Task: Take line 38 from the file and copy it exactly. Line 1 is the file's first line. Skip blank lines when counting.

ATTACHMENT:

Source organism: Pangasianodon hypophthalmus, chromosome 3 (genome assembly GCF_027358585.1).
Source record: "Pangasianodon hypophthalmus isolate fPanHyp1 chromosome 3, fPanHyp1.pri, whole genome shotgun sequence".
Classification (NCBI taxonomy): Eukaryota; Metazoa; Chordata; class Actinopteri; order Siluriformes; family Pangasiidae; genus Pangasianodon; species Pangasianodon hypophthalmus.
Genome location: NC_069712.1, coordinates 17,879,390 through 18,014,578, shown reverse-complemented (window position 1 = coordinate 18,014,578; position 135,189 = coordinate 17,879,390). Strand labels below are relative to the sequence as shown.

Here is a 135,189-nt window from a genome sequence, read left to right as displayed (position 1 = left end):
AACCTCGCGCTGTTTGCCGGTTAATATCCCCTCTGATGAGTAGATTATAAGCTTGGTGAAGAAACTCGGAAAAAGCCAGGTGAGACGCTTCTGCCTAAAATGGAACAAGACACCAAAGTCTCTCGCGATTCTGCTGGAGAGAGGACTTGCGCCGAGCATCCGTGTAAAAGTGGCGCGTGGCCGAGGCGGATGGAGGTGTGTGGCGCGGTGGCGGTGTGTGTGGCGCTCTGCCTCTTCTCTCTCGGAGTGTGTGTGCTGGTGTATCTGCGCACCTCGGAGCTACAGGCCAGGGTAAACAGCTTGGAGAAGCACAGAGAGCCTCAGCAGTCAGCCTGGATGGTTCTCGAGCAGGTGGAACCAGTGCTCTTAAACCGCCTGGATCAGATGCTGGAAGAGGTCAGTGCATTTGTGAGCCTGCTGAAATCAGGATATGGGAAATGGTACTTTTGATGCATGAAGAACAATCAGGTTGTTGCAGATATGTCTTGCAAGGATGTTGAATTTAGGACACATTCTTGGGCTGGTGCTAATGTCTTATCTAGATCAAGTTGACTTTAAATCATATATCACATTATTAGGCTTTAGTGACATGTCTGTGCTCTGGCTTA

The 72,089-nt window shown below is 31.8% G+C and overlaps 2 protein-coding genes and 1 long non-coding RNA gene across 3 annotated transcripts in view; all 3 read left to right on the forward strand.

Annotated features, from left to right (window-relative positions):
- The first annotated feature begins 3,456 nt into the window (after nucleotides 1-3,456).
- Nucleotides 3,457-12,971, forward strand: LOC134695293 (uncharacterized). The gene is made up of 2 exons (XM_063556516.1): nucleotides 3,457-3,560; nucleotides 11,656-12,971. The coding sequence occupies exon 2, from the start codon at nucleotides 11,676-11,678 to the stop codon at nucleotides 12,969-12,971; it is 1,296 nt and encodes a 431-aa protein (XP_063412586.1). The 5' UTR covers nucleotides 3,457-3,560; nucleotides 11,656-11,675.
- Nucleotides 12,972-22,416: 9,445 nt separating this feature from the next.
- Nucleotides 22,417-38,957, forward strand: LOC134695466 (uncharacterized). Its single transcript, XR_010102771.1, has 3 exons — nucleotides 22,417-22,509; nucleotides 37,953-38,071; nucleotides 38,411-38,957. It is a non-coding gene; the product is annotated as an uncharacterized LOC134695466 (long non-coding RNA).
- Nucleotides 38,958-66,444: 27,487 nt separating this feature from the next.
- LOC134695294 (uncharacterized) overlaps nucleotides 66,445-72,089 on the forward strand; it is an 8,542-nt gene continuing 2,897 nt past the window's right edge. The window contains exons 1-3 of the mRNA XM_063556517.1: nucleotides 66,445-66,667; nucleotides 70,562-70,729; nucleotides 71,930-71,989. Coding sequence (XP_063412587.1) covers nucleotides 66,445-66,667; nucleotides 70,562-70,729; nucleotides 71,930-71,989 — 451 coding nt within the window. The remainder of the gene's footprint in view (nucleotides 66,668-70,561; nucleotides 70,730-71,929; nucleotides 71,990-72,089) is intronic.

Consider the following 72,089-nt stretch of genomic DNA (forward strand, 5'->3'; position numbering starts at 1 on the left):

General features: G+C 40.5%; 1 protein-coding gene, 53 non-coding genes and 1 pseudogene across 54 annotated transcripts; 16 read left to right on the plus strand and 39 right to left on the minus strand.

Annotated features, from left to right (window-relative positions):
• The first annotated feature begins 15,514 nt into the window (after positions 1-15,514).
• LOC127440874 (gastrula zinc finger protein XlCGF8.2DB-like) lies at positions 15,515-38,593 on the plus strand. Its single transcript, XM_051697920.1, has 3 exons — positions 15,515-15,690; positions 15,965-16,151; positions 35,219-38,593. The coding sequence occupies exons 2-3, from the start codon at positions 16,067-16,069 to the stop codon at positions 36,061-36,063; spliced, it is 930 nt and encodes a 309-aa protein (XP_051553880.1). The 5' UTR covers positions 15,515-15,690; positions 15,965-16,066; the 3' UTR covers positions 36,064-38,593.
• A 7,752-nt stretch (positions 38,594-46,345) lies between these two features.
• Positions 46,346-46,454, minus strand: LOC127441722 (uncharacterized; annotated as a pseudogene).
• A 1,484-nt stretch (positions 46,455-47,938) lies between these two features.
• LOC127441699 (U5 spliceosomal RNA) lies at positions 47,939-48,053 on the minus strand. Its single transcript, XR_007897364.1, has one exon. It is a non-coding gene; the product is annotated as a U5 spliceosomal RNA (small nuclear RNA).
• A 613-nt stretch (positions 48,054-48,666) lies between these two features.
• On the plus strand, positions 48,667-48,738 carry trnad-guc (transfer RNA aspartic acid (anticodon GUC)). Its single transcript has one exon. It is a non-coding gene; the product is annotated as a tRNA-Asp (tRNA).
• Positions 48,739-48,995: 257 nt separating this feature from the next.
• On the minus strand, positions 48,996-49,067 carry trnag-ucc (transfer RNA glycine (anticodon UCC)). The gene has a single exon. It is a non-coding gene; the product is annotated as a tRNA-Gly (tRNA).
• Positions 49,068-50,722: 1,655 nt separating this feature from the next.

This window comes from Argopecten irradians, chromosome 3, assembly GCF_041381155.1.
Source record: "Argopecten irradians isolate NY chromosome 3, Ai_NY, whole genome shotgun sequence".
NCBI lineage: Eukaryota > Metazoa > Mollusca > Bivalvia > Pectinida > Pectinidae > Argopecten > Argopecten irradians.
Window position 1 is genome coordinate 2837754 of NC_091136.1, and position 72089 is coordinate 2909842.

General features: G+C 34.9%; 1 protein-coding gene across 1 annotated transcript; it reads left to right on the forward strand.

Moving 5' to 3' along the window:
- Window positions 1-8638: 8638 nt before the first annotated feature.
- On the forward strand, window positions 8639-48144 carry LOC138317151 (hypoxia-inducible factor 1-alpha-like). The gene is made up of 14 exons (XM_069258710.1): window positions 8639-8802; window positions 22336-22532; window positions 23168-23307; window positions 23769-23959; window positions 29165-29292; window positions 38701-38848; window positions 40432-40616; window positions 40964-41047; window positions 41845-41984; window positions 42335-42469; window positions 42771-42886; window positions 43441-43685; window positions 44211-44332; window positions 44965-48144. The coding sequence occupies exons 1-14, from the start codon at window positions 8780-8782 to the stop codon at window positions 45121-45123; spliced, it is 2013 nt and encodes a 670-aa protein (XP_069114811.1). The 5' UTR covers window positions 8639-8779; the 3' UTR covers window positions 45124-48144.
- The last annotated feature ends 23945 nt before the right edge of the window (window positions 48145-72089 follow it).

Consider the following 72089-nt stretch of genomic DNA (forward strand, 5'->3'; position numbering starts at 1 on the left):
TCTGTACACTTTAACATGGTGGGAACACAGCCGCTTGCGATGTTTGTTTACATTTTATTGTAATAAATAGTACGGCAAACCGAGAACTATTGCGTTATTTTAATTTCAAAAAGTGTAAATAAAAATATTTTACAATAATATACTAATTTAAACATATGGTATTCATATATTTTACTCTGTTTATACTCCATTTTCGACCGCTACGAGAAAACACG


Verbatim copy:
Consider the following 72089-nt stretch of genomic DNA (forward strand, 5'->3'; position numbering starts at 1 on the left):